However, the difference is that most scientists will express their views forthrightly, but accept that some other people do have a religious belief, and that they have the right to do this. Dawkins simply labels anyone with a religious belief as "wrong", and his own understanding of religion is incredibly narrow - basically his concept of religion is fundamentalism, and the idea that god is a sort of "policeman in the sky". The many religions that don't have this view of god - Buddhism, Paganism, Hinduism, Taoism are simply off his radar - but they're still "wrong".

That's what makes Dawkins an annoying and militant fundamentalist atheist - not his atheism per se.

I hate defending Dawkins as it often labels me as an apologist - but you are misrepresenting what he has said in the past and present.

He has gone after other religions besides the monotheists, there's a pretty cool series where asks some basic questions to the people you listed and got the same crap answers he gets from the monotheists. He only focuses on the monotheists because they're the most common where he circulates his media.

Fluffmeister
February 6th, 2009, 01:24 PM
It's called intellectual integrity - nothing is absolutely certain and an honest person admits that. It's not doubt that makes people and scientists add qualifiers, it's that even if they are really really really really certain about something - there is still a possibility of the contrary, how ever remote. Religious people tend not to do that.




I hate defending Dawkins as it often labels me as an apologist - but you are misrepresenting what he has said in the past and present.

He has gone after other religions besides the monotheists, there's a pretty cool series where asks some basic questions to the people you listed and got the same crap answers he gets from the monotheists. He only focuses on the monotheists because they're the most common where he circulates his media.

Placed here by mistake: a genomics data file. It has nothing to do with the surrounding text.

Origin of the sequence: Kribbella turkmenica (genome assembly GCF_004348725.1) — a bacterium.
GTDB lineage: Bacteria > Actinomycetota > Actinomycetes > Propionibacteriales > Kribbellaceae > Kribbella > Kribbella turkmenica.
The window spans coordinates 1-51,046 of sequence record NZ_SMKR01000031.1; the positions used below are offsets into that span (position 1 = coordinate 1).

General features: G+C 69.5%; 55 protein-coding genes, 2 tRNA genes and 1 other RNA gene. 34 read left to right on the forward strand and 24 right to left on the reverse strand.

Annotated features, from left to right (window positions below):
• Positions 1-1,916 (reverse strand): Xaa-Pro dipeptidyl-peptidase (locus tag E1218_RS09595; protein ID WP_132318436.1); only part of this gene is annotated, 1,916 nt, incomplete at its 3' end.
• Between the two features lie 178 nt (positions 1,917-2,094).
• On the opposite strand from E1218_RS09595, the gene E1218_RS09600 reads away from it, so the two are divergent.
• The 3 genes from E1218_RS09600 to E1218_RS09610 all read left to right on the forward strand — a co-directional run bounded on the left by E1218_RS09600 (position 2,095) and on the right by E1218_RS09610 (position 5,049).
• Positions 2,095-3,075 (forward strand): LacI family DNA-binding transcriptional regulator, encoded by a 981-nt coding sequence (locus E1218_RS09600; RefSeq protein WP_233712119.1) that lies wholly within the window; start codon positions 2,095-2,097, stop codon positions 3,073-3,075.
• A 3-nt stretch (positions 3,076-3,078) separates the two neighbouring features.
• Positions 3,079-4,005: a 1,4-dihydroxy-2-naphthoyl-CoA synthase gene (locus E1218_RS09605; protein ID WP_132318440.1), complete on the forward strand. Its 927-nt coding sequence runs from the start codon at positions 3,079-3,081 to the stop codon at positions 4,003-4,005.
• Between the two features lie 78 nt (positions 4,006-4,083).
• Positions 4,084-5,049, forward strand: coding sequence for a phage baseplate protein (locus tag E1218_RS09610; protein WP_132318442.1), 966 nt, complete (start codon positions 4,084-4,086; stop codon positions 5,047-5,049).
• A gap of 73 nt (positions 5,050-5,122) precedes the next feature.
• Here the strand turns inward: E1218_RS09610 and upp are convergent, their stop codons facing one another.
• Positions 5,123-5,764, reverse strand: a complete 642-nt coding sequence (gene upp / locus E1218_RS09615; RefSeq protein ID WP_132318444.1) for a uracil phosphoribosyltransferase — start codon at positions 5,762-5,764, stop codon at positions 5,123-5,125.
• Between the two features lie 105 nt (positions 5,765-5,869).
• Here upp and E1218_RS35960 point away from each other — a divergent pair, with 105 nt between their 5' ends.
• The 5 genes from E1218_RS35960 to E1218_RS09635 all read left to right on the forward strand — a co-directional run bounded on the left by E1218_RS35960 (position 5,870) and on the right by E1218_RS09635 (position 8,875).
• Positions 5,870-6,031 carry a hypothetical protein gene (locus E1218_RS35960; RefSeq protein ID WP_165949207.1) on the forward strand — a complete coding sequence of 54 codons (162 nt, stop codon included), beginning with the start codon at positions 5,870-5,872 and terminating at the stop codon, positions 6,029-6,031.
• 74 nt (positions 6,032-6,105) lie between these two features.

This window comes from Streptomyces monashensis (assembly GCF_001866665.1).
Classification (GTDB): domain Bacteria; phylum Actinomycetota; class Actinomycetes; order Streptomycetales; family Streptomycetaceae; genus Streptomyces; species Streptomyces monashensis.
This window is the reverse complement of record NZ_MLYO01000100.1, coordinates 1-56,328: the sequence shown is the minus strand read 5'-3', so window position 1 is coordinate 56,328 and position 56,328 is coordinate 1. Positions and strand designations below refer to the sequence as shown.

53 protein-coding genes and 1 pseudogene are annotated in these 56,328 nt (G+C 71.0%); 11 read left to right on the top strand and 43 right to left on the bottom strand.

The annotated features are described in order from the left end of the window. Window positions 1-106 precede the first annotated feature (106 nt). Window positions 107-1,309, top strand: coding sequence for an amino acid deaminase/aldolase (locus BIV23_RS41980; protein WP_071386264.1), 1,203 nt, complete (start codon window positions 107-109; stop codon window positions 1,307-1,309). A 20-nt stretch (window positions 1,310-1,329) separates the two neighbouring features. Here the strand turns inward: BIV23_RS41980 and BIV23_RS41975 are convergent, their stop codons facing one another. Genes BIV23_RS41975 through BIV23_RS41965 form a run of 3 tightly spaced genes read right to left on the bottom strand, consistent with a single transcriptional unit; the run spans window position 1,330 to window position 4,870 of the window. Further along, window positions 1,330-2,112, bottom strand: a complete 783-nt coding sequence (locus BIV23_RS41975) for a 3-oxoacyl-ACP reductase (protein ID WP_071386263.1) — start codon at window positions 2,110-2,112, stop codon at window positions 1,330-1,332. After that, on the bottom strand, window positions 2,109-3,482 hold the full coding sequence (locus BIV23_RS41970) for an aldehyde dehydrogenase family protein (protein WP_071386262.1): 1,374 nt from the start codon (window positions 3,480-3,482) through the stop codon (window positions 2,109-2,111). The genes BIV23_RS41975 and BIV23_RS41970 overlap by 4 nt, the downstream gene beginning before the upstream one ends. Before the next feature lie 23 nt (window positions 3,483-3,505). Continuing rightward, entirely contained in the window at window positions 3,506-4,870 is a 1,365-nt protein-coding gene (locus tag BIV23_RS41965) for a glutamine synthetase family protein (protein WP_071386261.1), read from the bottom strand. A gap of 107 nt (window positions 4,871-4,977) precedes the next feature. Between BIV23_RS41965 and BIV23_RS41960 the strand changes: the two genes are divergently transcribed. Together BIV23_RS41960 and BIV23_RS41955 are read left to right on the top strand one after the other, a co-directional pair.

I approve of the adverts. I think it's great that atheists are questioning belief - as a non-atheist, I love engaging in those sort of discussions, and they can be fruitful.

My objection is not to atheists in general, but to Dawkins and his simplistic arguments. In "The God Delusion" he asks - imagine a world without religion. There would be no Northern Ireland conflict (to give just one weak example). Yes there would. The conflict in Northern Ireland had nothing whatsoever to do with the fact that the Republicans are Roman Catholic and the "loyalists" are Protestants. When grown Protestant men were throwing rocks at five year old Catholic girls going to school, it wasn't because they were angry that those little girls believed that during Sunday communion that the wafer literally turned into the body of Christ, while they (the Protestants) considered this a metaphor. They were throwing rocks at them because they considered those girls were part of a community that gave its loyalty to a different nation state than the one that they gave their own loyalty to. If they didn't have religion, they'd find another excuse to attack each other.

Humans fight. It's what we do, sadly. Pol Pot and Stalin managed to massacre millions without the benefit of religion.

As for Dawkins' views on non-monotheistic religions, I'd like to hear them expounded. When I heard him interviewed and the interviewer said that Hinduism didn't fit in with his arguments he said "I'm not counting them, I'm talking about religion in the Christian/Muslim sense". Way to dismiss a billion people!

Cunae
February 6th, 2009, 01:37 PM
It's called intellectual integrity - nothing is absolutely certain and an honest person admits that. It's not doubt that makes people and scientists add qualifiers, it's that even if they are really really really really certain about something - there is still a possibility of the contrary, how ever remote. Religious people tend not to do that.

<snip>

But then it's ok to INSIST a Creator does not exist when it comes to evolution? We cannot teach intelligent design as a theory next to the "from nothing to something" theory?

Isn't that a double standard?

Infinite Grey
February 6th, 2009, 01:42 PM